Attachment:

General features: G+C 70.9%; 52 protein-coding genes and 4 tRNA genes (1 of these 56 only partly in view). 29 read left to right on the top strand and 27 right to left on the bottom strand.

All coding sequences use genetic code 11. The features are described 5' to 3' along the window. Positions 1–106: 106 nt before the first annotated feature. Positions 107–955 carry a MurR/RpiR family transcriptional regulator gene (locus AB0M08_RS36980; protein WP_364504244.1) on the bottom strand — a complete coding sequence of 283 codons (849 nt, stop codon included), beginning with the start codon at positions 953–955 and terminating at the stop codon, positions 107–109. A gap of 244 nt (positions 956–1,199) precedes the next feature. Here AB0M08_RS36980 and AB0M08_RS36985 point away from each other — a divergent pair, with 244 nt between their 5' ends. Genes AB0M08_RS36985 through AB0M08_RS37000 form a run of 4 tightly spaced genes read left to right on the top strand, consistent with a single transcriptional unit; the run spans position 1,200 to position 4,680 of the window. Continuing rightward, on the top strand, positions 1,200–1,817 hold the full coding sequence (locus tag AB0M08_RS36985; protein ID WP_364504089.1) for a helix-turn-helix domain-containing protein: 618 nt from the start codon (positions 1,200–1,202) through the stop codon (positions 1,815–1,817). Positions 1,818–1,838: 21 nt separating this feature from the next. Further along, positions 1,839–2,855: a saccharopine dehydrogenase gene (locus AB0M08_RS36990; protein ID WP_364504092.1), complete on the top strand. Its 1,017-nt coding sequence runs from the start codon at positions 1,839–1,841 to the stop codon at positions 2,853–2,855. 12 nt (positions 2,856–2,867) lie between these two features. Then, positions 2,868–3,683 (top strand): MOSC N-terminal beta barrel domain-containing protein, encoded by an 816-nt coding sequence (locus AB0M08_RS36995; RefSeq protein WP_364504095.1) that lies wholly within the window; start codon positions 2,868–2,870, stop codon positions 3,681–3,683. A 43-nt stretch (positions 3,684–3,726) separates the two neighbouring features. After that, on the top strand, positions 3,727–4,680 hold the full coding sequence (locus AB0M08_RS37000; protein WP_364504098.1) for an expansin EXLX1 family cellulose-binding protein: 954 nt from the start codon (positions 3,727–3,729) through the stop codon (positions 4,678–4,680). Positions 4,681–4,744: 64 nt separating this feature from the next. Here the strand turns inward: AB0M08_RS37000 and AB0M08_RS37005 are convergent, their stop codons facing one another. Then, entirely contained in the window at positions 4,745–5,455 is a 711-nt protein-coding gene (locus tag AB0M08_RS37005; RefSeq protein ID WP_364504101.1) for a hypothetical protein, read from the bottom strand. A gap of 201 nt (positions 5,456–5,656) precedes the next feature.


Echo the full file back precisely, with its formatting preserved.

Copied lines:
General features: G+C 70.9%; 52 protein-coding genes and 4 tRNA genes (1 of these 56 only partly in view). 29 read left to right on the top strand and 27 right to left on the bottom strand.

All coding sequences use genetic code 11. The features are described 5' to 3' along the window. Positions 1–106: 106 nt before the first annotated feature. Positions 107–955 carry a MurR/RpiR family transcriptional regulator gene (locus AB0M08_RS36980; protein WP_364504244.1) on the bottom strand — a complete coding sequence of 283 codons (849 nt, stop codon included), beginning with the start codon at positions 953–955 and terminating at the stop codon, positions 107–109. A gap of 244 nt (positions 956–1,199) precedes the next feature. Here AB0M08_RS36980 and AB0M08_RS36985 point away from each other — a divergent pair, with 244 nt between their 5' ends. Genes AB0M08_RS36985 through AB0M08_RS37000 form a run of 4 tightly spaced genes read left to right on the top strand, consistent with a single transcriptional unit; the run spans position 1,200 to position 4,680 of the window. Continuing rightward, on the top strand, positions 1,200–1,817 hold the full coding sequence (locus tag AB0M08_RS36985; protein ID WP_364504089.1) for a helix-turn-helix domain-containing protein: 618 nt from the start codon (positions 1,200–1,202) through the stop codon (positions 1,815–1,817). Positions 1,818–1,838: 21 nt separating this feature from the next. Further along, positions 1,839–2,855: a saccharopine dehydrogenase gene (locus AB0M08_RS36990; protein ID WP_364504092.1), complete on the top strand. Its 1,017-nt coding sequence runs from the start codon at positions 1,839–1,841 to the stop codon at positions 2,853–2,855. 12 nt (positions 2,856–2,867) lie between these two features. Then, positions 2,868–3,683 (top strand): MOSC N-terminal beta barrel domain-containing protein, encoded by an 816-nt coding sequence (locus AB0M08_RS36995; RefSeq protein WP_364504095.1) that lies wholly within the window; start codon positions 2,868–2,870, stop codon positions 3,681–3,683. A 43-nt stretch (positions 3,684–3,726) separates the two neighbouring features. After that, on the top strand, positions 3,727–4,680 hold the full coding sequence (locus AB0M08_RS37000; protein WP_364504098.1) for an expansin EXLX1 family cellulose-binding protein: 954 nt from the start codon (positions 3,727–3,729) through the stop codon (positions 4,678–4,680). Positions 4,681–4,744: 64 nt separating this feature from the next. Here the strand turns inward: AB0M08_RS37000 and AB0M08_RS37005 are convergent, their stop codons facing one another. Then, entirely contained in the window at positions 4,745–5,455 is a 711-nt protein-coding gene (locus tag AB0M08_RS37005; RefSeq protein ID WP_364504101.1) for a hypothetical protein, read from the bottom strand. A gap of 201 nt (positions 5,456–5,656) precedes the next feature.